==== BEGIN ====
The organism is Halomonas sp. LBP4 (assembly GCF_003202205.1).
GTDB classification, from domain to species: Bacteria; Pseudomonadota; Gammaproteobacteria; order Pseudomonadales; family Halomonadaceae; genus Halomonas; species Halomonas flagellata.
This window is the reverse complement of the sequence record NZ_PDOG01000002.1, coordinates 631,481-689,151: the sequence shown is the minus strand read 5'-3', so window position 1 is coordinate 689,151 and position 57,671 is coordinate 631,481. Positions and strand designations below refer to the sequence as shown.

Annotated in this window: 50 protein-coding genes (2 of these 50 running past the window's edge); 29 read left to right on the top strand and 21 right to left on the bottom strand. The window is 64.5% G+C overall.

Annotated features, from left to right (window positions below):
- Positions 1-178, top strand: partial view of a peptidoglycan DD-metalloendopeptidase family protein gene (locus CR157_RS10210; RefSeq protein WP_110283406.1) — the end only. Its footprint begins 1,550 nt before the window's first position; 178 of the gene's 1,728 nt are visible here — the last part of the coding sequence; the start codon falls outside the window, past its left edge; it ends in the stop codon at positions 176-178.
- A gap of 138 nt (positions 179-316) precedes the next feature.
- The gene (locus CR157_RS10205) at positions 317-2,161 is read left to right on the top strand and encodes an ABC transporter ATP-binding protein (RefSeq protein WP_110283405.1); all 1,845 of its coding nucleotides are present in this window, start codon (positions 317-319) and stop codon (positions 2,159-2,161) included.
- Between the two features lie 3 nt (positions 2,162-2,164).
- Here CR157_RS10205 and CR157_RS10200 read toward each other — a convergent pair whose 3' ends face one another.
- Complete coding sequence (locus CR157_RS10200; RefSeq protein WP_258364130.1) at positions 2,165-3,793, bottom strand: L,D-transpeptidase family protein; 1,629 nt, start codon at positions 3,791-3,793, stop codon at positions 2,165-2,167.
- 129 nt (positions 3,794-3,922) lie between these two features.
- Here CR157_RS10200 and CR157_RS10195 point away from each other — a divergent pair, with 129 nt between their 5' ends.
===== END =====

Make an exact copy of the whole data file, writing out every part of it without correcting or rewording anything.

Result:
The organism is Halomonas sp. LBP4 (assembly GCF_003202205.1).
GTDB classification, from domain to species: Bacteria; Pseudomonadota; Gammaproteobacteria; order Pseudomonadales; family Halomonadaceae; genus Halomonas; species Halomonas flagellata.
This window is the reverse complement of the sequence record NZ_PDOG01000002.1, coordinates 631,481-689,151: the sequence shown is the minus strand read 5'-3', so window position 1 is coordinate 689,151 and position 57,671 is coordinate 631,481. Positions and strand designations below refer to the sequence as shown.

Annotated in this window: 50 protein-coding genes (2 of these 50 running past the window's edge); 29 read left to right on the top strand and 21 right to left on the bottom strand. The window is 64.5% G+C overall.

Annotated features, from left to right (window positions below):
- Positions 1-178, top strand: partial view of a peptidoglycan DD-metalloendopeptidase family protein gene (locus CR157_RS10210; RefSeq protein WP_110283406.1) — the end only. Its footprint begins 1,550 nt before the window's first position; 178 of the gene's 1,728 nt are visible here — the last part of the coding sequence; the start codon falls outside the window, past its left edge; it ends in the stop codon at positions 176-178.
- A gap of 138 nt (positions 179-316) precedes the next feature.
- The gene (locus CR157_RS10205) at positions 317-2,161 is read left to right on the top strand and encodes an ABC transporter ATP-binding protein (RefSeq protein WP_110283405.1); all 1,845 of its coding nucleotides are present in this window, start codon (positions 317-319) and stop codon (positions 2,159-2,161) included.
- Between the two features lie 3 nt (positions 2,162-2,164).
- Here CR157_RS10205 and CR157_RS10200 read toward each other — a convergent pair whose 3' ends face one another.
- Complete coding sequence (locus CR157_RS10200; RefSeq protein WP_258364130.1) at positions 2,165-3,793, bottom strand: L,D-transpeptidase family protein; 1,629 nt, start codon at positions 3,791-3,793, stop codon at positions 2,165-2,167.
- 129 nt (positions 3,794-3,922) lie between these two features.
- Here CR157_RS10200 and CR157_RS10195 point away from each other — a divergent pair, with 129 nt between their 5' ends.